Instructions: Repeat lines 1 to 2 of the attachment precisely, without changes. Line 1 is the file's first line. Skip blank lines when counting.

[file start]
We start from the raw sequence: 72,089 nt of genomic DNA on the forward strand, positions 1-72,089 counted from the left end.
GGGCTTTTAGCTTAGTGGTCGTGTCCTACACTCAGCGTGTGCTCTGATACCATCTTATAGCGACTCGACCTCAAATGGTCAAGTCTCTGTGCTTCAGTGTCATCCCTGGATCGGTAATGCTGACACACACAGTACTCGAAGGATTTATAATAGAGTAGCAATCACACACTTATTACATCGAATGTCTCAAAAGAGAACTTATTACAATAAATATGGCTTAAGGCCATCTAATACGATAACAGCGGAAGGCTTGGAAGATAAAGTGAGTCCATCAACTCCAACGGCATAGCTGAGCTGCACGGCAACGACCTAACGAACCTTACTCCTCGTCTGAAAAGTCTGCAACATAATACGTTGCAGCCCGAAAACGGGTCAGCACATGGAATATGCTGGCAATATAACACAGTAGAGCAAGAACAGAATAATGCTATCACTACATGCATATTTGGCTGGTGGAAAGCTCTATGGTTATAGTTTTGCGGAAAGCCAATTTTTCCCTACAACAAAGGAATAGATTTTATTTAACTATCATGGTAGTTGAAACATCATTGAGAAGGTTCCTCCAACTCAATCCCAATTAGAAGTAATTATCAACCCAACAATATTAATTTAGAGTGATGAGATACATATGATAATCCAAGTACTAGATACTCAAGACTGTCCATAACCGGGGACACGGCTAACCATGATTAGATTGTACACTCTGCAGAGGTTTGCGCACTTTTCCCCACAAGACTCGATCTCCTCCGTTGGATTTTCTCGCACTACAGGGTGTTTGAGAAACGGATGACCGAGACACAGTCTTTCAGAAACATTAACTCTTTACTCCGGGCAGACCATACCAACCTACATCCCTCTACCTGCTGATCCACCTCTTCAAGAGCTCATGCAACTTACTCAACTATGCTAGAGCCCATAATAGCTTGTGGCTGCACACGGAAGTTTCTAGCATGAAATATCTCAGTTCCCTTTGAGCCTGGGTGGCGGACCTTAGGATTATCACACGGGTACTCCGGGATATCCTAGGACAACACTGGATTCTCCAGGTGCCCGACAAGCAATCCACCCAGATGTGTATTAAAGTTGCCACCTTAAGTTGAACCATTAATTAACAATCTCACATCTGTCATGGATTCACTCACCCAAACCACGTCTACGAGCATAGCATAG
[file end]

We start from the raw sequence: 72,089 nt of genomic DNA on the forward strand, positions 1-72,089 counted from the left end.
GGGCTTTTAGCTTAGTGGTCGTGTCCTACACTCAGCGTGTGCTCTGATACCATCTTATAGCGACTCGACCTCAAATGGTCAAGTCTCTGTGCTTCAGTGTCATCCCTGGATCGGTAATGCTGACACACACAGTACTCGAAGGATTTATAATAGAGTAGCAATCACACACTTATTACATCGAATGTCTCAAAAGAGAACTTATTACAATAAATATGGCTTAAGGCCATCTAATACGATAACAGCGGAAGGCTTGGAAGATAAAGTGAGTCCATCAACTCCAACGGCATAGCTGAGCTGCACGGCAACGACCTAACGAACCTTACTCCTCGTCTGAAAAGTCTGCAACATAATACGTTGCAGCCCGAAAACGGGTCAGCACATGGAATATGCTGGCAATATAACACAGTAGAGCAAGAACAGAATAATGCTATCACTACATGCATATTTGGCTGGTGGAAAGCTCTATGGTTATAGTTTTGCGGAAAGCCAATTTTTCCCTACAACAAAGGAATAGATTTTATTTAACTATCATGGTAGTTGAAACATCATTGAGAAGGTTCCTCCAACTCAATCCCAATTAGAAGTAATTATCAACCCAACAATATTAATTTAGAGTGATGAGATACATATGATAATCCAAGTACTAGATACTCAAGACTGTCCATAACCGGGGACACGGCTAACCATGATTAGATTGTACACTCTGCAGAGGTTTGCGCACTTTTCCCCACAAGACTCGATCTCCTCCGTTGGATTTTCTCGCACTACAGGGTGTTTGAGAAACGGATGACCGAGACACAGTCTTTCAGAAACATTAACTCTTTACTCCGGGCAGACCATACCAACCTACATCCCTCTACCTGCTGATCCACCTCTTCAAGAGCTCATGCAACTTACTCAACTATGCTAGAGCCCATAATAGCTTGTGGCTGCACACGGAAGTTTCTAGCATGAAATATCTCAGTTCCCTTTGAGCCTGGGTGGCGGACCTTAGGATTATCACACGGGTACTCCGGGATATCCTAGGACAACACTGGATTCTCCAGGTGCCCGACAAGCAATCCACCCAGATGTGTATTAAAGTTGCCACCTTAAGTTGAACCATTAATTAACAATCTCACATCTGTCATGGATTCACTCACCCAAACCACGTCTACGAGCATAGCATAG